چه چیزی واقعا باعث توقف زورگویی می شود؟ گزارش از قربانیان سابق
|کد مقاله||سال انتشار||مقاله انگلیسی||ترجمه فارسی||تعداد کلمات|
|36754||2012||10 صفحه PDF||سفارش دهید||7705 کلمه|
Publisher : Elsevier - Science Direct (الزویر - ساینس دایرکت)
Journal : Journal of Adolescence, Volume 35, Issue 4, August 2012, Pages 981–990
School bullying is a serious, worldwide problem which is not easily counteracted. The present study focuses on the perspective of former victims, asking them what it was that made the bullying stop in their case. Participants were 273 18-year-old former victims in Sweden, a country in which schools are doing extensive work against bullying and the bullying prevalence is relatively low. Results showed that although support from school personnel was the most common reason that the former victims gave to why the bullying had ended, it was only mentioned by a fourth of them. In fact, it was almost equally as common that the bullying had ended in that the victims transitioned to a new school level or changed their way of coping with the bullying. Very few of the adolescents reported that the bullying had stopped due to support from peers.
نتیجه گیری انگلیسی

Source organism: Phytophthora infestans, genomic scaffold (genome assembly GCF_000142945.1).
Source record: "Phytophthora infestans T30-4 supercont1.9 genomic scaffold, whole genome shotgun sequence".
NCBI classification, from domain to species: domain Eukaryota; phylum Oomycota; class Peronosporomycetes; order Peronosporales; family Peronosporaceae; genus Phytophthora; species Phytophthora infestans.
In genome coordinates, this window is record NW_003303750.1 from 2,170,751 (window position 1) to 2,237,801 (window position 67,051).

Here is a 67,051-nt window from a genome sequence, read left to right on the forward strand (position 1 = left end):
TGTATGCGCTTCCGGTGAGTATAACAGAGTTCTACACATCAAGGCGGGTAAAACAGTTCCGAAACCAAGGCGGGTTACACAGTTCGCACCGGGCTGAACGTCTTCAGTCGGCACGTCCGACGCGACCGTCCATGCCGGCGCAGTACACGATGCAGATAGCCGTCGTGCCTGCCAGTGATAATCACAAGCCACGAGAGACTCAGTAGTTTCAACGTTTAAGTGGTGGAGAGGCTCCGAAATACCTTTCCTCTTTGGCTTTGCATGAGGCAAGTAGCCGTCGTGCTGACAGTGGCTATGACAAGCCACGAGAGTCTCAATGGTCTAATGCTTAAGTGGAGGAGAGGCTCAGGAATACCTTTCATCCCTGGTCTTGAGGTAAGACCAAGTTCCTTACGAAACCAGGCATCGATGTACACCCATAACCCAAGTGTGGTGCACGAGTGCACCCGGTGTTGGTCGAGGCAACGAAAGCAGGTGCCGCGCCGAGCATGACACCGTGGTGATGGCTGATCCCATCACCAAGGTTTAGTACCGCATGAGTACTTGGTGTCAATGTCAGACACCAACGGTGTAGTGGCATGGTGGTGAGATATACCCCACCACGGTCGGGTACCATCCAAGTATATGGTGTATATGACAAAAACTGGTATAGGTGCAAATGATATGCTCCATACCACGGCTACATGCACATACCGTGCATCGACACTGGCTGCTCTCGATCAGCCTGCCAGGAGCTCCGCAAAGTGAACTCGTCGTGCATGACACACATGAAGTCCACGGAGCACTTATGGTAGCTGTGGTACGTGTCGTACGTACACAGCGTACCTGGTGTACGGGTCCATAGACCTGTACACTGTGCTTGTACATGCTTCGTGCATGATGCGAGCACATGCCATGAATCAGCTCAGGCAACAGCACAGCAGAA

In total, 225 adolescents (82% of the former victims) answered the open-ended question concerning what they thought it was that made the bullying stop. Twenty of these answers were excluded from the analysis since they could not be considered as answering the question. Thus, overall, we analyzed the answers of 205 adolescents (75% of those who reported having been bullied). Among these, 117 (57%) were girls and 88 (43%) were boys. Table 1 demonstrates the proportions of victims, among those who answered the open-ended question, who reported having been bullied in the different grades at school. Table 1. Percentages of adolescents, among those who answered the open-ended question regarding what they thought made the bullying stop, who reported having been bullied during each of the twelve grades in primary, secondary, and upper secondary school. Grade (age) Proportion of adolescents, among those who answered the question regarding what made the bullying stop, who reported having been bullied at each school year (%) 1 (7 years) 48 2 (8 years) 54 3 (9 years) 53 4 (10 years) 52 5 (11 years) 52 6 (12 years) 53 7 (13 years) 43 8 (14 years) 39 9 (15 years) 29 1st year (16 years) 11 2nd year (17 years) 7 3rd year (18 years) 6 Table options Presenting the themes The answers to the open-ended question “If you have ever been the victim of bullying during school, what was it that made the bullying stop (if it did stop)?” were coded into ten themes, see Table 2. Table 2. The ten themes formed from the adolescents' answers to the question “If you have ever been the victim of bullying during school, what was it that made the bullying stop (if it did stop)?”. Theme Description of theme Illustrative quotation Support from school personnel The involvement of school personnel (e.g. teachers, headmaster, school welfare officer, the school's anti-bullying team, recreation leaders, or more generally, “the school”) made the bullying stop. “He [the headmaster] organized a meeting in which I was asked to point out the bullies in the school yearbook and then the bullies were called to a meeting with the headmaster.” Support from parents The victim told his or her parents about the bullying or the parents intervened on their own initiative. “I stayed home from school a lot and my parents made me tell them about the bullying. They contacted the school who dealt with it.” Support from peers Peers supported the victim emotionally or actively intervened in order to stop the bullying. “A friend of mine noticed how they [the bullies] treated me /… / and then she went and told a teacher.” The victim made new friends The victim made new friends in class. A few of the adolescents pointed out that finding new friends was particularly efficient if these new friends were students that had high social status in class. “… then I found someone to be with when I started third grade.” Transition to new school level The victim or the bullies were placed in a new group of students in association with their advancement to the next school level or, in some cases, general re-organizations at school. Answers in which the cause to the change of class or school was not mentioned, such as “We changed school”, or answers implying that the adolescent changed school because his or her family had moved to a different city, were also included in this category. “The people involved [the bullies] graduated from ninth grade and so it all stopped.” “The class was divided and the popular gang split up. I got the opportunity to meet other nice students and the hierarchy that existed in class was eliminated once the bullies lost control.” Change of school or class as a deliberate attempt to make the bullying stop The victim changed school with the specific intention to make the bullying stop. “…After three and a half years I couldn't take it anymore, so I changed school” The victim changed his or her way of coping when being bullied The victim changed his or her way of coping in bullying situations, by, for instance, telling the bully to stop, fighting back, or ignoring the bullying. “I spoke up for myself, pressed the one who behaved badly against a wall, and told him how I felt.” “The bullying stopped when I simply started to ignore what the bullies were saying.” The victim changed his or her way of being or appearance The victim became more self-confident, extrovert, or more mature. This category also includes descriptions of how the bullying stopped when some aspect of the victim's appearance that had been the subject of harassment, such as acne or chubbiness, disappeared as he or she grew older. “I got more self-confident and then people stopped bullying me.” “I was bullied for being chubby as a child. As I grew older my chubbiness disappeared and the bullying stopped.” The bullies changed their attitude The bullies matured and obtained a greater understanding and empathy for the victim's situation, or they simply got tired of bullying. “I think it stopped when we grew up and people got more mature and started to realise that it's another person's feelings they are playing with.” The bullying stopped without any particular reason The former victim cannot see any particular reason for why the bullying stopped or states that it simply faded out after a while. “I simply had to stand it until it stopped by itself.” Table options Distribution of answers in the categories The distribution of the adolescents' answers in the different categories is presented in Table 3. The categories that most frequently occurred in the adolescents' answers were “support from school personnel”, “transition to new school level”, and “the victim changed his or her way of coping when being bullied”. Very few adolescents considered “support from peers” as a reason to why the bullying ended. Table 3. Percentages of adolescents who included the different themes in their answers to the question “what made the bullying stop?”. Theme In total (n = 205) (%) Boys (n = 89) (%) Girls (n = 116) (%) Support from school personnel 25 24 27 Transition to new school level 23 20 25 Change of coping strategies 20 26 15 Support from parents 12 8 15 Change of appearance or way of being 12 8 14 Change of school or class as a deliberate attempt to make the bullying stop 11 12 10 New friends 11 9 12 The bullies changed their attitude 8 9 8 No particular reason 5 6 5 Support from peers 4 3 4 Other reasons 3 3 3 Note. A participants' answer may have been coded into several different categories. Table options Sex differences Chi-square analyses on each of the categories revealed a significant sex difference on one of them; “the victim changed his or her way of coping when being bullied”. More specifically, it was found that a larger proportion of boys in comparison to girls experienced that the bullying had stopped as a consequence of them having changed their way of coping when being bullied χ2 (1, N = 205) = 4.01, p < .05. As concerns the other ten categories, no sex differences were found. Differences depending on at what age the bullying stopped To explore whether the adolescents' perception of what made the bullying stop differed depending on their age when the bullying had stopped, the respondents were classified according to the latest school year during which they reported having been bullied. The participants were divided into two groups depending on whether their last year of being bullied took place in grade 1–6 (age 7–12, n = 94) or in grade 7–9 and upper secondary school (age 13–18, n = 110). Chi-square analyses showed a significant difference between the groups on one of the categories: “support from parents”. More specifically, a greater proportion of those whose last year of being bullied occurred in grade 1–6 in comparison to those whose last year of being bullied occurred in grade 7–9 and upper secondary school, experienced that the bullying had stopped due to support from their parents χ2 (2, N = 204) = 9.157, p < .05. As concerns the other ten categories, we found no differences in the adolescents' answers depending on at what age the bullying had stopped. Differences depending on the frequency of the bullying In order to examine whether the adolescents' perception of what made the bullying stop differed depending on the frequency with which they had been bullied, we divided the participants into two groups: those who had been bullied less than once a week (less frequently; n = 60) and those who had been bullied once a week or more during at least one school year (frequently, n = 144). Again, the two groups differed significantly on one of the categories: “support from parents”, χ2 (1, N = 204) = 5,82, p < .05. To be more specific, a larger proportion of adolescents having been bullied frequently (15%) in comparison to those having been bullied less frequently (3%), described the support from their parents as a reason to why the bullying stopped. As concerns the other ten categories, we found no differences in the adolescents' answers depending on the frequency with which they had been bullied.